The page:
What is it about?

• Social media used by salesperson can reduce psychological distance (PD) with customers • Social media use (SMU) increases salesperson inclusion of customer in the self (ICS) • ICS strengthens the role of SMU in explaining salesperson role as knowledge broker leading to superior sales performance • Moral identity (MI) interacts with SMU to reduce the PD between salespeople and customers • Salesperson MI and gender play role in explaining the effectiveness of SMU in increasing psychological proximity

Featured Image

Why is it important?

Although the effects of salesperson social media use have recently received significant scholarly attention, there remains critical research gaps that, if addressed, can further broaden our understanding of the impact of salesperson social media use in business-to-business settings. Grounded in construal level theory and the related psychological distance framework, we suggest that salesperson social media use increases salesperson inclusion-of-the-customer-in-the-self by reducing the psychological distance between the salesperson and their respective customers. More so, we posit that this relationship is positively moderated by salesperson moral identity, such that the relationship is strengthened at higher levels of moral identity. Furthermore, we identify a potential three-way interaction by considering the role of salesperson gender in driving this interactive relationship. Our results, based on survey responses from 158 business-to-business salespeople, lend support to our theoretical model and shows that the moderating effect of salesperson moral identity on the relationship between salesperson social media use and salesperson inclusion-of-customer-in-the-self is stronger for females than it is for males. Additionally, we find that salesperson inclusion-of-customer-in-the-self is related to higher salesperson customer knowledge, which, ultimately, improves salesperson performance. In the light of our findings, we discuss subsequent managerial and theoretical implications.

Perspectives

Although the effects of salesperson social media use have recently received significant scholarly attention, there remains critical research gaps that, if addressed, can further broaden our understanding of the impact of salesperson social media use in business-to-business settings. Grounded in construal level theory and the related psychological distance framework, we suggest that salesperson social media use increases salesperson inclusion-of-the-customer-in-the-self by reducing the psychological distance between the salesperson and their respective customers. More so, we posit that this relationship is positively moderated by salesperson moral identity, such that the relationship is strengthened at higher levels of moral identity. Furthermore, we identify a potential three-way interaction by considering the role of salesperson gender in driving this interactive relationship. Our results, based on survey responses from 158 business-to-business salespeople, lend support to our theoretical model and shows that the moderating effect of salesperson moral identity on the relationship between salesperson social media use and salesperson inclusion-of-customer-in-the-self is stronger for females than it is for males. Additionally, we find that salesperson inclusion-of-customer-in-the-self is related to higher salesperson customer knowledge, which, ultimately, improves salesperson performance. In the light of our findings, we discuss subsequent managerial and theoretical implications.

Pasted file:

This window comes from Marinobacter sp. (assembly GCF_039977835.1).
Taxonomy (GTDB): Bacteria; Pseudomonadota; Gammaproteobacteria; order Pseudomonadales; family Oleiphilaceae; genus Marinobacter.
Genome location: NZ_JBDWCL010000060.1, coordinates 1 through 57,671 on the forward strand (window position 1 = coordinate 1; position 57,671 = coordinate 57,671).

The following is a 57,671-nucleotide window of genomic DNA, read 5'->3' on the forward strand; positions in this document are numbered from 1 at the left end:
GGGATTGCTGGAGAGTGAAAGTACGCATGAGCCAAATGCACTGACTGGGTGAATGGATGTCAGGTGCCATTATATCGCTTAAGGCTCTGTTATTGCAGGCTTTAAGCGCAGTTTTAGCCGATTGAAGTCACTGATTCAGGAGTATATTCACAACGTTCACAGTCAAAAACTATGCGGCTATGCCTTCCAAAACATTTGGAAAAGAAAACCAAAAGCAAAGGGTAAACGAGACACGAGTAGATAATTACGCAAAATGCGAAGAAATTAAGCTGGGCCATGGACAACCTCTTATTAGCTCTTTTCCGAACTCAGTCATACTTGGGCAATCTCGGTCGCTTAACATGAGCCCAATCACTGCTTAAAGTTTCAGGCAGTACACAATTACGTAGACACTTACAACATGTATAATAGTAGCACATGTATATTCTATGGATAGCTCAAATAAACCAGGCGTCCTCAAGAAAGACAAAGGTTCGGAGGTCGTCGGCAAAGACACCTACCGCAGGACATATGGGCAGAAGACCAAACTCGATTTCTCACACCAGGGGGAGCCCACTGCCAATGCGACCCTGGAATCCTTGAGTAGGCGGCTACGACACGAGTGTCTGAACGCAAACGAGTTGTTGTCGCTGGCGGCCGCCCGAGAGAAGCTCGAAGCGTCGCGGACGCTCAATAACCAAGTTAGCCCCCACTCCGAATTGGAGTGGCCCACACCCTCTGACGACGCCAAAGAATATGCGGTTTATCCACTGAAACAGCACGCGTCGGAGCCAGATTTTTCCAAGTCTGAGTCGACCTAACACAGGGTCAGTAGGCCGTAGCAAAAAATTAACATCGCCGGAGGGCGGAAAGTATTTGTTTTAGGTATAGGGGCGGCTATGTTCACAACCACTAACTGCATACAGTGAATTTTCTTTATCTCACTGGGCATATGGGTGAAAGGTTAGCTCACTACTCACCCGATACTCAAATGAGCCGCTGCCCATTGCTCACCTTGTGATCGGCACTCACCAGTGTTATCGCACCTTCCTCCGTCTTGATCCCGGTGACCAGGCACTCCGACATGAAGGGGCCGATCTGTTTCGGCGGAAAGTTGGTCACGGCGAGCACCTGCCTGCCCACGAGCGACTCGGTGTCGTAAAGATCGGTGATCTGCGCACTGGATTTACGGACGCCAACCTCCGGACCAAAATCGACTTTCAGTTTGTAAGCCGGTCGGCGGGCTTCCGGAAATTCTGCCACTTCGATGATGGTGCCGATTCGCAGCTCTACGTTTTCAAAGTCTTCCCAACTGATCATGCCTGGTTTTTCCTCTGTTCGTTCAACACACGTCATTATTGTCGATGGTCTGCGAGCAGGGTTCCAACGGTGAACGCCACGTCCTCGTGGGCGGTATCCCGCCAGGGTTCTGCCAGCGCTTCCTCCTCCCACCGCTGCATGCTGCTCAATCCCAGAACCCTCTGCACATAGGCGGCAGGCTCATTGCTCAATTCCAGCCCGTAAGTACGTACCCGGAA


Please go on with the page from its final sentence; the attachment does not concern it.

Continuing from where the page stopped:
Dr Omar S. Itani
Univeristy of texas at arlington

Read the Original

This page is a summary of: “Because you are a part of me”: Assessing the effects of salesperson social media use on job outcomes and the moderating roles of moral identity and gender, Industrial Marketing Management, October 2021, Elsevier, DOI: 10.1016/j.indmarman.2021.09.004.
You can read the full text:

Read

Resources

Contributors

The following have contributed to this page